By timestaff
May 20, 2014

Unfortunately, there’s no one-size-fits-all answer that doesn’t involve a little guesswork.

Assuming you’re eligible for both a Roth and a traditional IRA (if you’re not eligible for a Roth the answer is easy), it depends on how you expect your tax bracket to change when you retire.

If you expect to be in a lower tax bracket when you retire, you’re better off with a traditional IRA. By deducting your contributions now, you lower your current tax bill. Then when you retire and start withdrawing money, you’ll be in a lower tax bracket, thereby giving less money overall to the tax man.

Conversely, if you expect to be in the same or higher tax bracket when you retire, you may instead want to contribute to a Roth IRA, which allows you to get your tax bill settled now rather than later.

Not sure what tax bracket you’ll be in later in life? Join the club! Particularly if you’ve got a long way to go until you retire, you probably have no way of figuring this out. So your best option may be to keep your retirement savings tax diversified, meaning you have accounts that will be both taxable and tax-free when you cash out in retirement. For example, if you already have a tax-deferred 401(k) plan through your employer, you might want to invest in a Roth IRA if you are eligible.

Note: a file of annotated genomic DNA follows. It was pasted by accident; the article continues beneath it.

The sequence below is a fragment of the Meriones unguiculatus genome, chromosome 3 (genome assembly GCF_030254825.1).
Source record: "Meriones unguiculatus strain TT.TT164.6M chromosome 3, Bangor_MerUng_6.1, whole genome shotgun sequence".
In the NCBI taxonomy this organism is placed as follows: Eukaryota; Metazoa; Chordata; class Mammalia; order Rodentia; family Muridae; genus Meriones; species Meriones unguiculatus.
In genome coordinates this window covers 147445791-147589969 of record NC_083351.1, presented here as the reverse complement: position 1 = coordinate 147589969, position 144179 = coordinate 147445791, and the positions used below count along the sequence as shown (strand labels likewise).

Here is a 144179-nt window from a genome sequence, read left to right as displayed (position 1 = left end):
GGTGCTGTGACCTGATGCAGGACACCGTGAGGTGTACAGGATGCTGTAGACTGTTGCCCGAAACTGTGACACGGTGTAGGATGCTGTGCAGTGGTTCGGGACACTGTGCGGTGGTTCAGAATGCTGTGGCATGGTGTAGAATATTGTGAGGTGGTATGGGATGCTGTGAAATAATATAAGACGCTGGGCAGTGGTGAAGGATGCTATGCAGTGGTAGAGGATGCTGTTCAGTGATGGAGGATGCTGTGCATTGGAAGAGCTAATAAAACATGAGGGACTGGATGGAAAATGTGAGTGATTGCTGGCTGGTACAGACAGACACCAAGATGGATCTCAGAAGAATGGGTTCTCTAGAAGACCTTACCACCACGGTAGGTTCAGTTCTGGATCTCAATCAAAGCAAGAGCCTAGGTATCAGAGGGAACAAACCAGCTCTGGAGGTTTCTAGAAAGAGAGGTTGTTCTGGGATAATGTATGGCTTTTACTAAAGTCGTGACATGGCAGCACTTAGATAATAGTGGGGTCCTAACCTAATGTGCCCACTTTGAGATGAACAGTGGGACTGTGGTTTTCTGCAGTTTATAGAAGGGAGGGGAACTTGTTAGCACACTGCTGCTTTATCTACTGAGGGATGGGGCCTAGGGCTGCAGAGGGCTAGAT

Another angle to consider is that the Roth also offers more flexibility. You can withdraw your contributions (but not the earnings) without incurring a penalty so you have more access to your money. So if you’ve got a long way to go before retirement, and you’re concerned about locking away your money for too long and want to be able to get at it if you need it, a Roth might be the way to go.